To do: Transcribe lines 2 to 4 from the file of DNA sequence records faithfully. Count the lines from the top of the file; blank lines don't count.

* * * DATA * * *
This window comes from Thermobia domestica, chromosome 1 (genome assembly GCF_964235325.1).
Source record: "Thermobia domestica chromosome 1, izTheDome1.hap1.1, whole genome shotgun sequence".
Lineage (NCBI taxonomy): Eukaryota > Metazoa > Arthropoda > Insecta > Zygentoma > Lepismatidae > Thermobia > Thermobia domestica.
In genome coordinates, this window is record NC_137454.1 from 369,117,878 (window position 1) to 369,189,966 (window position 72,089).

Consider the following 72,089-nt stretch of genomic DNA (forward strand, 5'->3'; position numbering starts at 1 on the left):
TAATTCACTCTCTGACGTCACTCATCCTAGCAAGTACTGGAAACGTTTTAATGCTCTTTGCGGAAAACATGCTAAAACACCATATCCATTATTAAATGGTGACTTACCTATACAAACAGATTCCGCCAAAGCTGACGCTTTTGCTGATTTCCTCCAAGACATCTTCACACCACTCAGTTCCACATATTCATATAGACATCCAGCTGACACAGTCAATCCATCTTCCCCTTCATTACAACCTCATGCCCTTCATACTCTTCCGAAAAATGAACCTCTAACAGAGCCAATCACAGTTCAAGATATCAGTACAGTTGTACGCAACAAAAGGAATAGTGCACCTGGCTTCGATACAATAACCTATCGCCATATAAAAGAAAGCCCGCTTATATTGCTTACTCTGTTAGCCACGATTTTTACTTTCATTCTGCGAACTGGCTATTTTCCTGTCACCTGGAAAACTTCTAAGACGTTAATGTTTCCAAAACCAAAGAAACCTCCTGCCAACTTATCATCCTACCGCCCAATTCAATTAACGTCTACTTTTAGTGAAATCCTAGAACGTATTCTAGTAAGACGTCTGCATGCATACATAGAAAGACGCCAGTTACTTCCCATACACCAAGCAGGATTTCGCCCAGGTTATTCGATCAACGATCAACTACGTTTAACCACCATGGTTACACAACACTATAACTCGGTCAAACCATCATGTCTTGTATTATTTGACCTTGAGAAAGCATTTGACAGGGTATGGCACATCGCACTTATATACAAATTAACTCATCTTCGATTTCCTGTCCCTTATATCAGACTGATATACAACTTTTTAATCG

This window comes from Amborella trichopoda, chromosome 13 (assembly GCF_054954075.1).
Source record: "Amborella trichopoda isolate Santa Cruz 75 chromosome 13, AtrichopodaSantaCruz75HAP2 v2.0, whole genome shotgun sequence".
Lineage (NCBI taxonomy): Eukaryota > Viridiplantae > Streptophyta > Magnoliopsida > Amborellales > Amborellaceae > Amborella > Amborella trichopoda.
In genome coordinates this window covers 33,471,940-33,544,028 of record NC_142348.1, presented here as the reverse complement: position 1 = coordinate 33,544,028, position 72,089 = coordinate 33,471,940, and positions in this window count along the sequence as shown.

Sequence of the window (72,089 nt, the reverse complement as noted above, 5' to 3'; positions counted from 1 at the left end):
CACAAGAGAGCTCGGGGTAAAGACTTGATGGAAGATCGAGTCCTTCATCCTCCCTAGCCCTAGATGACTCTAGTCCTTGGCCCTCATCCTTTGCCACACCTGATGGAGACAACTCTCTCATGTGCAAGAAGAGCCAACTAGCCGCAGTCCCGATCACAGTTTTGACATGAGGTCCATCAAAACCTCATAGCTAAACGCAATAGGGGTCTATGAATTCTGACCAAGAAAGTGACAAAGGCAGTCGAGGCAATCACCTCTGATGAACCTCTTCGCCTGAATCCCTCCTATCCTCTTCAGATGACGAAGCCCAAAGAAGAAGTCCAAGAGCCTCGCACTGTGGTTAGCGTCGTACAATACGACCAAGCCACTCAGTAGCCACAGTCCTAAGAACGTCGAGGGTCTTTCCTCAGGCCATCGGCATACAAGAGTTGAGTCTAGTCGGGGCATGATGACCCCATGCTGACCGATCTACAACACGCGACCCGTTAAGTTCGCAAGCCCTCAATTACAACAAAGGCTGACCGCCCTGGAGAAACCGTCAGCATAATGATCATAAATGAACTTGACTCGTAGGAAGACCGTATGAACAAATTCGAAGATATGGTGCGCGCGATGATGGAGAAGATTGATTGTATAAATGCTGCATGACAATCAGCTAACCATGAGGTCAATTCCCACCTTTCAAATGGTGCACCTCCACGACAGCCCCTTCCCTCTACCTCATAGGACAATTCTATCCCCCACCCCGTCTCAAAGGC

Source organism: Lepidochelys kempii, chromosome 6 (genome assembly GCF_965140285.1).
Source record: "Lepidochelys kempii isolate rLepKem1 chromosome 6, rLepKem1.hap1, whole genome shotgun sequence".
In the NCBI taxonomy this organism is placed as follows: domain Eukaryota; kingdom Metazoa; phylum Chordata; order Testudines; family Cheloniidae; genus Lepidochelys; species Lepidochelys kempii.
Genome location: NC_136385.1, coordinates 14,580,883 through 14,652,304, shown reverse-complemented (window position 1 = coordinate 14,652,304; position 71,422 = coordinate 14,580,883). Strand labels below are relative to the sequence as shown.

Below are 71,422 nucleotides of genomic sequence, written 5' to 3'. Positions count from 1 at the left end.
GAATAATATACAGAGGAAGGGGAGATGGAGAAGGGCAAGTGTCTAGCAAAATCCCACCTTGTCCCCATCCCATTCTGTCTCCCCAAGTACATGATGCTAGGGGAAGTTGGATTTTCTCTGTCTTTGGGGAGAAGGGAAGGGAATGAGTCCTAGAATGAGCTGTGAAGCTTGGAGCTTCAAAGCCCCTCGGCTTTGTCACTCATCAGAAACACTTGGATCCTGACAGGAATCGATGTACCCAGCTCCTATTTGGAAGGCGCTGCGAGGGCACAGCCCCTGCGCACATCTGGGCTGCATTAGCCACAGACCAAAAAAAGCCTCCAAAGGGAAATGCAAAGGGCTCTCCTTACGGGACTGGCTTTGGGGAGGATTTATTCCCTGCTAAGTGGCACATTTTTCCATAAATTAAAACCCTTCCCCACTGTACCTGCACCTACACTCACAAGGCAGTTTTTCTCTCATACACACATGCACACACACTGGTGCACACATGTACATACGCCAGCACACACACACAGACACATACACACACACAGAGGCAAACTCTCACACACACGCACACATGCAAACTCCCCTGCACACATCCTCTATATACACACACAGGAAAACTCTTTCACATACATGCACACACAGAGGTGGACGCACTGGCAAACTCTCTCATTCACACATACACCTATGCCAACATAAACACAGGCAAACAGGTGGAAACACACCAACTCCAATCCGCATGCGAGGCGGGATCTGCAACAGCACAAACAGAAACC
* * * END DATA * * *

Source record: "Thermobia domestica chromosome 1, izTheDome1.hap1.1, whole genome shotgun sequence".
Lineage (NCBI taxonomy): Eukaryota > Metazoa > Arthropoda > Insecta > Zygentoma > Lepismatidae > Thermobia > Thermobia domestica.
In genome coordinates, this window is record NC_137454.1 from 369,117,878 (window position 1) to 369,189,966 (window position 72,089).